I make a concerted effort to never apologize for not writing a post. Sometimes life gets in the way, and that’s okay. Sometimes life throws you a curveball… or ten. Sometimes you run out of words to say and need to spend your energy on other life things. That’s all okay.
I’ve missed my blog a lot. This is a happy place full of inspiration, creativity and love. It’s also a way for me to relax and enjoy a sense of community with other people that love paper and ink. My blog isn’t my job; it’s a passion that I spend a lot of time on. I tried to make a consistent income off my blog and lost my inspiration almost immediately. That’s why my website sometimes takes a backseat to things like my job search and most definitely takes priority over making memories with the people I love.
I’ve grown up a lot over the past years. I’ve made a lot of mistakes. I’ve made some pretty things. I’ve, most importantly, come to know some of the most beautiful people and have the privilege of calling them my friends. And the thing is… I constantly get to make more friends and support this community by building others up and receiving amazing support from them.
I have plans – good plans – to post on here regularly and get back into my craft room once again. I don’t know what’s going to happen, because I now understand just how unpredictable life can be, but I can say that not blogging is like missing part of my heart. I miss it. I want to grow this website and inspire more people to start crafting.
Why am I telling you all this? I don’t have a short answer for that. I like being honest, and this is me sharing how I feel about my blog and this community. There are also a few things that have been happening in my life that have caused me to grow up a lot in the past couple months. These things are so big and so life-changing that I can’t not share them with you. I’ve put off writing this post because I didn’t want to jump back in and pretend that everything is fine and dandy, because it’s not. Life is hard, and this month has been the hardest month of my entire life to date. I will learn and grow from this, but you have to experience the deepest sorrows in life in order to experience the height of love and happiness. So, without further ado, here is where I’ve been and where I hope I’m going.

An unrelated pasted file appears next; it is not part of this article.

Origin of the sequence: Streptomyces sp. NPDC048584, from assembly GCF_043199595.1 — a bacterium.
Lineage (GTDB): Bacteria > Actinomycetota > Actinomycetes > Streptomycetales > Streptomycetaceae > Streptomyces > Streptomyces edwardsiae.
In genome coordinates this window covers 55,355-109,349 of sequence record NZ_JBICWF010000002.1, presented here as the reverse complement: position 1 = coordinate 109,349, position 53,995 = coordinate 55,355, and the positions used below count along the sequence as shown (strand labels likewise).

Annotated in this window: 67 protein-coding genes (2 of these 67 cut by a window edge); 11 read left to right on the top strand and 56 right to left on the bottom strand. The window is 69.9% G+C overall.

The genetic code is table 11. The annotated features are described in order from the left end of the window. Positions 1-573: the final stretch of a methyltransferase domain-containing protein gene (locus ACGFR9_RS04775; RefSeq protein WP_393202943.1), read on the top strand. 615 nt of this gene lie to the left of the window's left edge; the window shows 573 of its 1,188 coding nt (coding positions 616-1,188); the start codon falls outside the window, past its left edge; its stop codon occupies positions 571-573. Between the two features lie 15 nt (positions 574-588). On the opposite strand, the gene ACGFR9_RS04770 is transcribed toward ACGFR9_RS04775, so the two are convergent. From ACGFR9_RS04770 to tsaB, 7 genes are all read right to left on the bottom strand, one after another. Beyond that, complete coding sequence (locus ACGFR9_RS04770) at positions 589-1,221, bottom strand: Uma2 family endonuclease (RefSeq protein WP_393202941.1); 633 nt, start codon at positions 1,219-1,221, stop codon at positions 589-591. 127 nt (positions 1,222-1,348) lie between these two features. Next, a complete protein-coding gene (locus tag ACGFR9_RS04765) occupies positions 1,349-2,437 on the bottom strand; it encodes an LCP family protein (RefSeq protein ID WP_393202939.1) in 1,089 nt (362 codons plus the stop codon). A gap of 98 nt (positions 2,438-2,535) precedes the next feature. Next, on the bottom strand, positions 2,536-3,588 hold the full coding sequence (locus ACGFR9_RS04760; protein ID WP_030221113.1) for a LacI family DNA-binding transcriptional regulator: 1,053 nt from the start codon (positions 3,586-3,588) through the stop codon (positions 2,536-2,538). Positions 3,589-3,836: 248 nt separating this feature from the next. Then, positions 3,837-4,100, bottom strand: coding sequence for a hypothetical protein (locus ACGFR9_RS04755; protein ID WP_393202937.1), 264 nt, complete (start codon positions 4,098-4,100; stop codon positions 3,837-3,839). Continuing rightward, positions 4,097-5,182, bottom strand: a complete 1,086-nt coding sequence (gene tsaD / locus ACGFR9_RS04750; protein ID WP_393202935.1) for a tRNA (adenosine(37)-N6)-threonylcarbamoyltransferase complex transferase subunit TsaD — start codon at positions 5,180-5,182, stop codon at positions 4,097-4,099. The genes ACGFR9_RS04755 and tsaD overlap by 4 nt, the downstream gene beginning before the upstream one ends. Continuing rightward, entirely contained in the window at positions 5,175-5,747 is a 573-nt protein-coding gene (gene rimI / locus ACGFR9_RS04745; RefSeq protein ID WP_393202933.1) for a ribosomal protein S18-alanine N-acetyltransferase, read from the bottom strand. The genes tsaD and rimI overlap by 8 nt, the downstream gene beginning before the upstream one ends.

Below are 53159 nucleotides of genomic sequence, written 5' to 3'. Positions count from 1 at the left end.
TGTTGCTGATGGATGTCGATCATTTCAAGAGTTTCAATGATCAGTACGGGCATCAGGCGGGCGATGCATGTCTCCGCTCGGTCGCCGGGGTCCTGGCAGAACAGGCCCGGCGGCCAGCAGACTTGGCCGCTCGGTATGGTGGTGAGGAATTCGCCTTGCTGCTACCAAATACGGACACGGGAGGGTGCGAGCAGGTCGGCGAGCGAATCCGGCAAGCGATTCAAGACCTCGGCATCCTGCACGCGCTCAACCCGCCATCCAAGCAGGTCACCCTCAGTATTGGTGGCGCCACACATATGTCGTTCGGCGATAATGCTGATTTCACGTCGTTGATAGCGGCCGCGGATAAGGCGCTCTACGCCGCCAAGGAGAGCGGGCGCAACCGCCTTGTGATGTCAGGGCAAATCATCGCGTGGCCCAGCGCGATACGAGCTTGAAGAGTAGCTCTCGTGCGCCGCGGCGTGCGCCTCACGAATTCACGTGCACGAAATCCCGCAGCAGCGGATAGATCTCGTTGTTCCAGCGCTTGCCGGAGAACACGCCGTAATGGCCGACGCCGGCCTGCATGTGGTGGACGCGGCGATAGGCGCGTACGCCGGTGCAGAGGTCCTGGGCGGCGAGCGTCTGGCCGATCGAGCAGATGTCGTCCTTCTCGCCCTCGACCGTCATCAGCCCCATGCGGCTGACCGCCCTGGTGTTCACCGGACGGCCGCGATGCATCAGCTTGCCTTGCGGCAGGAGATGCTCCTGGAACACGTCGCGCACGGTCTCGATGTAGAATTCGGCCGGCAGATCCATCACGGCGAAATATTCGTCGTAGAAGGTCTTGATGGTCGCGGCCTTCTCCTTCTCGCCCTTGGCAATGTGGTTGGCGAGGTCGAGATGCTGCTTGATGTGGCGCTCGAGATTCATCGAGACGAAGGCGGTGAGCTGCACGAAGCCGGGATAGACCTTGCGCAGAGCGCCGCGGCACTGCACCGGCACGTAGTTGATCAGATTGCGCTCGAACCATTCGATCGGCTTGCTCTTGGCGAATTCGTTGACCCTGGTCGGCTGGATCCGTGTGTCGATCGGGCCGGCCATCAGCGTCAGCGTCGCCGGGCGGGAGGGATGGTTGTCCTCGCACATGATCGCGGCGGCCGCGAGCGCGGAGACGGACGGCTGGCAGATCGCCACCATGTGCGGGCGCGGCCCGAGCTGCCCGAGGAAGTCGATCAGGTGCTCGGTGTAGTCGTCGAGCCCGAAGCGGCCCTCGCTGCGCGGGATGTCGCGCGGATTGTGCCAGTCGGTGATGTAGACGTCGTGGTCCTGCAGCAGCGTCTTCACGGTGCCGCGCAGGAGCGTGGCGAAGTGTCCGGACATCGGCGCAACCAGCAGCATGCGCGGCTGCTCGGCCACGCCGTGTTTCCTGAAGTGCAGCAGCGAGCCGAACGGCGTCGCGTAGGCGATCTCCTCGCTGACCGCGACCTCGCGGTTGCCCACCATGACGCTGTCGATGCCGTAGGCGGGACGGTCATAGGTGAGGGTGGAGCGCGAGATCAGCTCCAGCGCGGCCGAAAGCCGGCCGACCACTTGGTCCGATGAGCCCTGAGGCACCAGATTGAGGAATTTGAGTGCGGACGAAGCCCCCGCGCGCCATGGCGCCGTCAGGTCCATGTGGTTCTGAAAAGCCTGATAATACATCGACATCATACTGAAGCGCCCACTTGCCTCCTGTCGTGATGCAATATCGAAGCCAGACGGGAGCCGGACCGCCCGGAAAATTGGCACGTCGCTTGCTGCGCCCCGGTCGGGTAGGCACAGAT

1. I Quit My Job
I worked in retail at Blick, an art store, to make ends meet between freelance design and while I figured out what my next step in my professional career would be. I needed the money, but the stress from working a retail job and being overscheduled resulted in a very, very unhappy Britta. It was time for me to officially start finding my way into the professional world. I had a portfolio, I had convictions and I needed a job; I began the job search.
I filled out job applications, I freelanced for a big company in the area for a couple weeks and I did a couple of odd jobs. I had to find a direction to go in. What do I want to DO with my life? So I met with my career counselor. After meeting with her for the first time, she came up with the same conclusion that I had before the meeting – Nonprofits would be a good place for me. Helping other people makes me happy. I have such a diverse set of skills, awesome varied background experience and the love for learning – all of these things make me endlessly excited to move forward with my life and my career. I have a direction! I’m now in the process of getting in touch with my contacts at a few favorite organizations, so that’s going pretty well. I’m so happy and so blessed to have direction and feel drawn to work in a capacity that allows me to directly make the world a better place. I might be an idealist, but I don’t think that’s such a bad thing.
2. I Lost My Grandmother
Truth be told, I had never had anyone I was really close with pass away before. My grandma, I called her Mormor (mother’s mother in Swedish), was one of the driving forces in my life from the very beginning. She is a huge part of who I am today, and I still miss her every day. She was sick for a very, very long time. She had an advanced form of Parkinson’s that made life very hard for her. She was in a nursing home for about six months before she had a stroke and was moved into a hospice. We knew she didn’t have very long after that, so that gave us time to say goodbye. That didn’t make her dying any easier. She survived for about a week and a half after the stroke, and then she was gone. No longer in pain, no longer giving nurses hell, no longer physically here.